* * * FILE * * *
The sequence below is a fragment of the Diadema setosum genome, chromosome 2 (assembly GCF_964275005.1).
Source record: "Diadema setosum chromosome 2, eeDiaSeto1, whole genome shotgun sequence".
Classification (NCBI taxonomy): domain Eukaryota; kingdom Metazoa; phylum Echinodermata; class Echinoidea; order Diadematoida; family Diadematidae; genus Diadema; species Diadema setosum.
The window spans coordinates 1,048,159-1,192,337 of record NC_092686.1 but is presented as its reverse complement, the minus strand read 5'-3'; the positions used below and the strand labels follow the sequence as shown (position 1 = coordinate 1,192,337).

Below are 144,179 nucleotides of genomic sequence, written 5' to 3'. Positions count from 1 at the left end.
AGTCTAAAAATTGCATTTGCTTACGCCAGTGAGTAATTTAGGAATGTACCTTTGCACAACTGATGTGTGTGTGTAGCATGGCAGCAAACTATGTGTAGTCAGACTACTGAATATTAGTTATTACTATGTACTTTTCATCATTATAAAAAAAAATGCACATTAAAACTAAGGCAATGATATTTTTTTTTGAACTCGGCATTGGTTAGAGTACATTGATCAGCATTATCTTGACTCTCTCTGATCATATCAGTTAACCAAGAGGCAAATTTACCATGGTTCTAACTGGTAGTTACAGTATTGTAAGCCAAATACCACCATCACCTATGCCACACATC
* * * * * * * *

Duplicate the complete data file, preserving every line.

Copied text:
The sequence below is a fragment of the Diadema setosum genome, chromosome 2 (assembly GCF_964275005.1).
Source record: "Diadema setosum chromosome 2, eeDiaSeto1, whole genome shotgun sequence".
Classification (NCBI taxonomy): domain Eukaryota; kingdom Metazoa; phylum Echinodermata; class Echinoidea; order Diadematoida; family Diadematidae; genus Diadema; species Diadema setosum.
The window spans coordinates 1,048,159-1,192,337 of record NC_092686.1 but is presented as its reverse complement, the minus strand read 5'-3'; the positions used below and the strand labels follow the sequence as shown (position 1 = coordinate 1,192,337).

Below are 144,179 nucleotides of genomic sequence, written 5' to 3'. Positions count from 1 at the left end.
AGTCTAAAAATTGCATTTGCTTACGCCAGTGAGTAATTTAGGAATGTACCTTTGCACAACTGATGTGTGTGTGTAGCATGGCAGCAAACTATGTGTAGTCAGACTACTGAATATTAGTTATTACTATGTACTTTTCATCATTATAAAAAAAAATGCACATTAAAACTAAGGCAATGATATTTTTTTTTGAACTCGGCATTGGTTAGAGTACATTGATCAGCATTATCTTGACTCTCTCTGATCATATCAGTTAACCAAGAGGCAAATTTACCATGGTTCTAACTGGTAGTTACAGTATTGTAAGCCAAATACCACCATCACCTATGCCACACATC